Editor’s Note: Amy Smith, the author of this story, is the mother of 5-year-old Brendan Smith who has autism. Her son attends kindergarten at Collins Lane Elementary.
April is Autism Awareness Month and its focus is on educating people about how autism affects the nearly 1 million Americans who live with it daily.
There is an old saying among the autism community: “If you have met one person with autism, then you have met one person with autism.”
The reason families understand this quote so well is that every child is different in how their autistic characteristics manifest. There are varied degrees of severity, symptoms and at what age the child is diagnosed. Many families can see there is a difference in their child, but families must rely on the help of professionals to achieve a formal diagnosis.
Some children with ASD are non-verbal or rely on assistive technology devices to speak for them while some children on the spectrum speak far beyond their years at an early age. Despite where a child is on the spectrum, they are capable of learning concepts and living a functional and successful life.
Many children that are diagnosed on the spectrum also suffer from sensory overload. It is typical for a child to go into a grocery store and take in the bright florescent lights, the rainbow of colors that fill the produce section, the smells of baked goods and fresh flowers lingering in the air, the conversations going on around them and the clang of carts in one solitary moment.
Can you imagine having to take all of that in and then feel unaware of how you fit into the scenario?
Many times, I have been that parent. I have seen my child become very upset at the thought of the grocery store. The lights hurt his eyes, the sounds hurt his ears and the smells make him uncomfortable. Still, in the midst of a meltdown, I have to be the one to help my child cope, protect him from criticisms of other shoppers and still get the groceries we need.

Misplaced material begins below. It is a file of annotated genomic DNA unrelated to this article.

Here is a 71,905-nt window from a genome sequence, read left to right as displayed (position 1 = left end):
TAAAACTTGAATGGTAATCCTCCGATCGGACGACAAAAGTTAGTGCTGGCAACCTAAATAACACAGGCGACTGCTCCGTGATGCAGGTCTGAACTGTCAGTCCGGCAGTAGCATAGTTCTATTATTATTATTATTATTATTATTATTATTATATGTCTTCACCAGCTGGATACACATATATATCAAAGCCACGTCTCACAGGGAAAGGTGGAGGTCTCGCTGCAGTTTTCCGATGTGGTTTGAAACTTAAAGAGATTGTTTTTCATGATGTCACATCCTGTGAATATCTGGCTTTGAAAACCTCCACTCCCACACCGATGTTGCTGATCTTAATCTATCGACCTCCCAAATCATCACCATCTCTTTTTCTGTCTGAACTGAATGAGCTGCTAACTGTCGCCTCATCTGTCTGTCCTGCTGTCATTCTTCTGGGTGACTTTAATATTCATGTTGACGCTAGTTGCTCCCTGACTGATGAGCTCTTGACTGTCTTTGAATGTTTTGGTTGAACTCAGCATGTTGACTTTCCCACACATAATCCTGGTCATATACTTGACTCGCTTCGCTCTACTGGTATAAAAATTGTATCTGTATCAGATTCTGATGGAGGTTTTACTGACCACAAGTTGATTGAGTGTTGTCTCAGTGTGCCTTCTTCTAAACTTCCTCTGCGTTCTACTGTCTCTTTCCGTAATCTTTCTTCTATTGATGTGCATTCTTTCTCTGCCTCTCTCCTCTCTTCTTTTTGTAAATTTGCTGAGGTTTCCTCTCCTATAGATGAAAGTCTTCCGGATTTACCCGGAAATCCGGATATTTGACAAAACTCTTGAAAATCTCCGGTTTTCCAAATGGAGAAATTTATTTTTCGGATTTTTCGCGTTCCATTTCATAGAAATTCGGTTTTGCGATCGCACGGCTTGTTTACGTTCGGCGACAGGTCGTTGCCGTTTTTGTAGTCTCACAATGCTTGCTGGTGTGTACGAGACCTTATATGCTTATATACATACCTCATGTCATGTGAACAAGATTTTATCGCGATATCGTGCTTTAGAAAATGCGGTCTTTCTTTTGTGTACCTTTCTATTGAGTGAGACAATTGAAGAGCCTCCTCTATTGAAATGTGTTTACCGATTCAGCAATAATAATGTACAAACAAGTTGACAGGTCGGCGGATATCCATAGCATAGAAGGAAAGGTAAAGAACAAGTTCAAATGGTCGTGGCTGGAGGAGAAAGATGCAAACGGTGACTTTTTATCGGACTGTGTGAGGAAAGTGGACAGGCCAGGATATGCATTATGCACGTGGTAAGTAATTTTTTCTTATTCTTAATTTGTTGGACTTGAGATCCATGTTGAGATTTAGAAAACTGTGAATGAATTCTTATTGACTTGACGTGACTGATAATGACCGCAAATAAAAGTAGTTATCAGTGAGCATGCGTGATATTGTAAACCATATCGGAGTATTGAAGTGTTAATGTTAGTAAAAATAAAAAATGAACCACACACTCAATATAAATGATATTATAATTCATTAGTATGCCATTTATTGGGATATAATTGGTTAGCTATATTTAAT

To someone who doesn’t know my son has autism, it might look like the tantrum of a spoiled child. That assumption is not reality. I might have had that assumption too, before autism became a reality for me.
When my son was diagnosed, I sought an intensive, early intervention program. It was difficult at first to discover what worked for my son, but once we achieved a successful program, he began making significant gains.
Today, a trip to the grocery store is a basic trip without meltdowns. It took years to overcome the obstacles he faced when he walked into any store. Now, he understands some of his sensory needs and has ways of coping with the anxiety that his sensory overload causes. He is an intelligent, funny, charming and loving child who wants to have friends, and someday he wants to be a doctor.
I am his mother and like any parent, I want the best for him. It is part of my job to ensure he has the tools to be successful. I am proud of the progress he continues to make.
As a parent of child with autism, I want people to understand that children with autism are intelligent and have something to contribute to the world. Parents do not want pity, but we are not opposed to compassion. We want our children to be loved and accepted into a community, like any parent.
This month, if you see a light blue ribbon or a puzzle piece ribbon, please ask about autism. Families wear it for a reason, and we wear it with pride.
We look into our children’s eyes and see hope. We would like for others to do the same.